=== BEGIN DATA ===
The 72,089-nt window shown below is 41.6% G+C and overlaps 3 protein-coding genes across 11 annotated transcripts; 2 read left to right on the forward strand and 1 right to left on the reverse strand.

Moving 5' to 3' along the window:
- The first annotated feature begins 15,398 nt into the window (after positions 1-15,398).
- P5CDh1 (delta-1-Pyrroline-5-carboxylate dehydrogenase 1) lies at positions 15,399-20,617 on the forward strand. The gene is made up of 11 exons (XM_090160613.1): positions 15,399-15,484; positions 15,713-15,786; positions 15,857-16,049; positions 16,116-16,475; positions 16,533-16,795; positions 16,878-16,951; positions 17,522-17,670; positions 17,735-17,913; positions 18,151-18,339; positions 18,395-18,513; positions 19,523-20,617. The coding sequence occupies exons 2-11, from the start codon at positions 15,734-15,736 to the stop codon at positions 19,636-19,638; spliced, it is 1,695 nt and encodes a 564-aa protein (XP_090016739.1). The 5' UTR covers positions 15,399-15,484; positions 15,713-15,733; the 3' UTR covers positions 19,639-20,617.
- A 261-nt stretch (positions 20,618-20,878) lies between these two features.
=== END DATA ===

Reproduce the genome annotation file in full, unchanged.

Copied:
The 72,089-nt window shown below is 41.6% G+C and overlaps 3 protein-coding genes across 11 annotated transcripts; 2 read left to right on the forward strand and 1 right to left on the reverse strand.

Moving 5' to 3' along the window:
- The first annotated feature begins 15,398 nt into the window (after positions 1-15,398).
- P5CDh1 (delta-1-Pyrroline-5-carboxylate dehydrogenase 1) lies at positions 15,399-20,617 on the forward strand. The gene is made up of 11 exons (XM_090160613.1): positions 15,399-15,484; positions 15,713-15,786; positions 15,857-16,049; positions 16,116-16,475; positions 16,533-16,795; positions 16,878-16,951; positions 17,522-17,670; positions 17,735-17,913; positions 18,151-18,339; positions 18,395-18,513; positions 19,523-20,617. The coding sequence occupies exons 2-11, from the start codon at positions 15,734-15,736 to the stop codon at positions 19,636-19,638; spliced, it is 1,695 nt and encodes a 564-aa protein (XP_090016739.1). The 5' UTR covers positions 15,399-15,484; positions 15,713-15,733; the 3' UTR covers positions 19,639-20,617.
- A 261-nt stretch (positions 20,618-20,878) lies between these two features.